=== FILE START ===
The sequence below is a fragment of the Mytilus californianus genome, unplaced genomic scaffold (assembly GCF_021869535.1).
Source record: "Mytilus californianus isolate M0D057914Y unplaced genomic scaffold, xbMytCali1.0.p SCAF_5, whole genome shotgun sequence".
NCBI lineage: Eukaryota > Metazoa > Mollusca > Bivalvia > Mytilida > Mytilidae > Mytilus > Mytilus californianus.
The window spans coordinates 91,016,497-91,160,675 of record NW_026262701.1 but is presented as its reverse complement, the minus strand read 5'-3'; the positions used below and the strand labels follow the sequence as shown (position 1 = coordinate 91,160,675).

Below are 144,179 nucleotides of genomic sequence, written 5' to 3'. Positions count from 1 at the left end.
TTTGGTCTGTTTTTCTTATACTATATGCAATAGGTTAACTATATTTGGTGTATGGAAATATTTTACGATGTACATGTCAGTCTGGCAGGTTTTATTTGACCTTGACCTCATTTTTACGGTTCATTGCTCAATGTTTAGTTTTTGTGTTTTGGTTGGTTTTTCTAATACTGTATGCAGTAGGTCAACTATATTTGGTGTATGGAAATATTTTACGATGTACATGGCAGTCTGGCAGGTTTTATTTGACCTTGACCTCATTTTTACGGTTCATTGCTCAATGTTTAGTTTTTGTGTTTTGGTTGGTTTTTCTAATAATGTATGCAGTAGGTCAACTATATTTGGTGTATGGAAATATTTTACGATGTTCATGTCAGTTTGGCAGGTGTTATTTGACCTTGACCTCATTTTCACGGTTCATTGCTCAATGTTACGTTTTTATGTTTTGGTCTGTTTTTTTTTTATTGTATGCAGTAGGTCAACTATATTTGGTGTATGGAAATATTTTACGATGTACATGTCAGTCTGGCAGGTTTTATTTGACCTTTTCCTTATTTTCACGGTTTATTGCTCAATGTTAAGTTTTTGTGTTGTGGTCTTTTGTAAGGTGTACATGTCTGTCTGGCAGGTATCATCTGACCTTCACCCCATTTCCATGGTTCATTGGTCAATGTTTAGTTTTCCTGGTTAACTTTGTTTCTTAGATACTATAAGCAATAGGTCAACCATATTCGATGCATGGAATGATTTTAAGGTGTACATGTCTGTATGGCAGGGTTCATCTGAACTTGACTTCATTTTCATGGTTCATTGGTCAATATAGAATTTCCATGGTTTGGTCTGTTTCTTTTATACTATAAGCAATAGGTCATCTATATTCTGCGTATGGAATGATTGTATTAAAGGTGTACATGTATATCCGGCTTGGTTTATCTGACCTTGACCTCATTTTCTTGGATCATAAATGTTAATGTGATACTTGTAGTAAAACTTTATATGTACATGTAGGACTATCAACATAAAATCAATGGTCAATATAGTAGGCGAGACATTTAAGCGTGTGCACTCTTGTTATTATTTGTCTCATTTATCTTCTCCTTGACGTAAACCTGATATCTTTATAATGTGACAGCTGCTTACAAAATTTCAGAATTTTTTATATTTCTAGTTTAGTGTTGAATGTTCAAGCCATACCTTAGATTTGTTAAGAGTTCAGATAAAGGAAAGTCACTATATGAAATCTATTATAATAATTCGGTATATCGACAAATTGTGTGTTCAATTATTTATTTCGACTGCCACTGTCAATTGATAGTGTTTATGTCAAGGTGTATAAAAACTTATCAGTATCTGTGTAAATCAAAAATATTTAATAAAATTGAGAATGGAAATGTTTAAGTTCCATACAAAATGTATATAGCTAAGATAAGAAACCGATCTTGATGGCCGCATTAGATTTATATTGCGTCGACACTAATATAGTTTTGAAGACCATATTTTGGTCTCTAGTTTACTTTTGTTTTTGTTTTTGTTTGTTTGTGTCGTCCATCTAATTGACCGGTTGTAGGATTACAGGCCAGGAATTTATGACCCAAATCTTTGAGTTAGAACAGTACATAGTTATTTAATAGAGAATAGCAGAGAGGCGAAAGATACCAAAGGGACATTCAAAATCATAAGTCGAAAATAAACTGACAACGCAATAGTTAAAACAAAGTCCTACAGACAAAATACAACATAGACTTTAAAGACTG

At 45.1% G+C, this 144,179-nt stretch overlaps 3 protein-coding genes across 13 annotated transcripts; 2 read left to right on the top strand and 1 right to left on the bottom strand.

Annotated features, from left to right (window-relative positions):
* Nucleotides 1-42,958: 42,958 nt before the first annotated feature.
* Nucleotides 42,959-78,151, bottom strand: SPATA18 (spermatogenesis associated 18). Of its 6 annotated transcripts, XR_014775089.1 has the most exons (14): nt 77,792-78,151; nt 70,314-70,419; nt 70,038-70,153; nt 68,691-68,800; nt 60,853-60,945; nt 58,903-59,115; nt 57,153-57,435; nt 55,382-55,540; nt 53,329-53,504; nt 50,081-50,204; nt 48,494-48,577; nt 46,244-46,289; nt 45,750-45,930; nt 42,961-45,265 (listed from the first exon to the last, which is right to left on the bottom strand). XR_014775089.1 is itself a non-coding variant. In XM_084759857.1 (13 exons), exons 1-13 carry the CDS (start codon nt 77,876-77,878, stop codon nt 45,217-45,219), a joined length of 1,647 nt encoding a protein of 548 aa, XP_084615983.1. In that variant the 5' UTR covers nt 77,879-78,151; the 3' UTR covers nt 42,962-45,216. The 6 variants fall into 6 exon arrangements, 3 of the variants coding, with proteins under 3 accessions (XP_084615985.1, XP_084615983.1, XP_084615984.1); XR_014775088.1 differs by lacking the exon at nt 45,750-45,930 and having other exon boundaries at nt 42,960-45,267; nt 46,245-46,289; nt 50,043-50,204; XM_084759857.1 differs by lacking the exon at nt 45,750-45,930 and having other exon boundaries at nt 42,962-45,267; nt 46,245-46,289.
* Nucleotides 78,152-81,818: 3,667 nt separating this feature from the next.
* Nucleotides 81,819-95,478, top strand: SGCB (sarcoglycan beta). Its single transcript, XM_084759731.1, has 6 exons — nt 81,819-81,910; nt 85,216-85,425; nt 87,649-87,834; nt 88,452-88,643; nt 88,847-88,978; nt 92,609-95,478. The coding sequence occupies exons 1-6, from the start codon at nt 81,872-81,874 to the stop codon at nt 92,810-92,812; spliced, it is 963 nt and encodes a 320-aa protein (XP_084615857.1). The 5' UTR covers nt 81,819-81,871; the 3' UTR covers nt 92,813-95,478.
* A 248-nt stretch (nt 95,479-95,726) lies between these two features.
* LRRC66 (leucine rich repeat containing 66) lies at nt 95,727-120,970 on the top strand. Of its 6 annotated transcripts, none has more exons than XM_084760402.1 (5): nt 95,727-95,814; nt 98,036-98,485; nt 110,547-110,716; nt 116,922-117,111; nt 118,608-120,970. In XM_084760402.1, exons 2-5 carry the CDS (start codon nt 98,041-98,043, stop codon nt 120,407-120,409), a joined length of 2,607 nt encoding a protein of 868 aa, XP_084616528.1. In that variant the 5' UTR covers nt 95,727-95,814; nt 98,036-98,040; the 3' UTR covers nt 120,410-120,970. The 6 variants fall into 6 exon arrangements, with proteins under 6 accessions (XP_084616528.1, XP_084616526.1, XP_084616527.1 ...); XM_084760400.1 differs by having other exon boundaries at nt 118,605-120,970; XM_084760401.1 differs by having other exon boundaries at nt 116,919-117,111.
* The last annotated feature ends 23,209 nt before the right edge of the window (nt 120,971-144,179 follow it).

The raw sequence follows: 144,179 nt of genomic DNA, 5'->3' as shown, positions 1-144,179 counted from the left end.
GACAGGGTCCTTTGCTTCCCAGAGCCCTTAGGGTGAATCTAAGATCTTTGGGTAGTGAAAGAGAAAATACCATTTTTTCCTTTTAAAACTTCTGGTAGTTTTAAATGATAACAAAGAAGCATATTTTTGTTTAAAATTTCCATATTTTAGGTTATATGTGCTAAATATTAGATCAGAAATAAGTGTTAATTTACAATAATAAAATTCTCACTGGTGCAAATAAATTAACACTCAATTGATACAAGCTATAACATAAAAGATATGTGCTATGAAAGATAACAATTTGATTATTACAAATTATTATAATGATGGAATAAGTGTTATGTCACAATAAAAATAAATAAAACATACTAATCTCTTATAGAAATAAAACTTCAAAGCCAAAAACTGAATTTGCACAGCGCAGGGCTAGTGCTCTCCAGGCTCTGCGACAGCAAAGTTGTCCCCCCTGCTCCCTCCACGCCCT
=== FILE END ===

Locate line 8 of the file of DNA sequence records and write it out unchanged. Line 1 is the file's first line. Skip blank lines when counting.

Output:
Annotated features, from left to right (window-relative positions):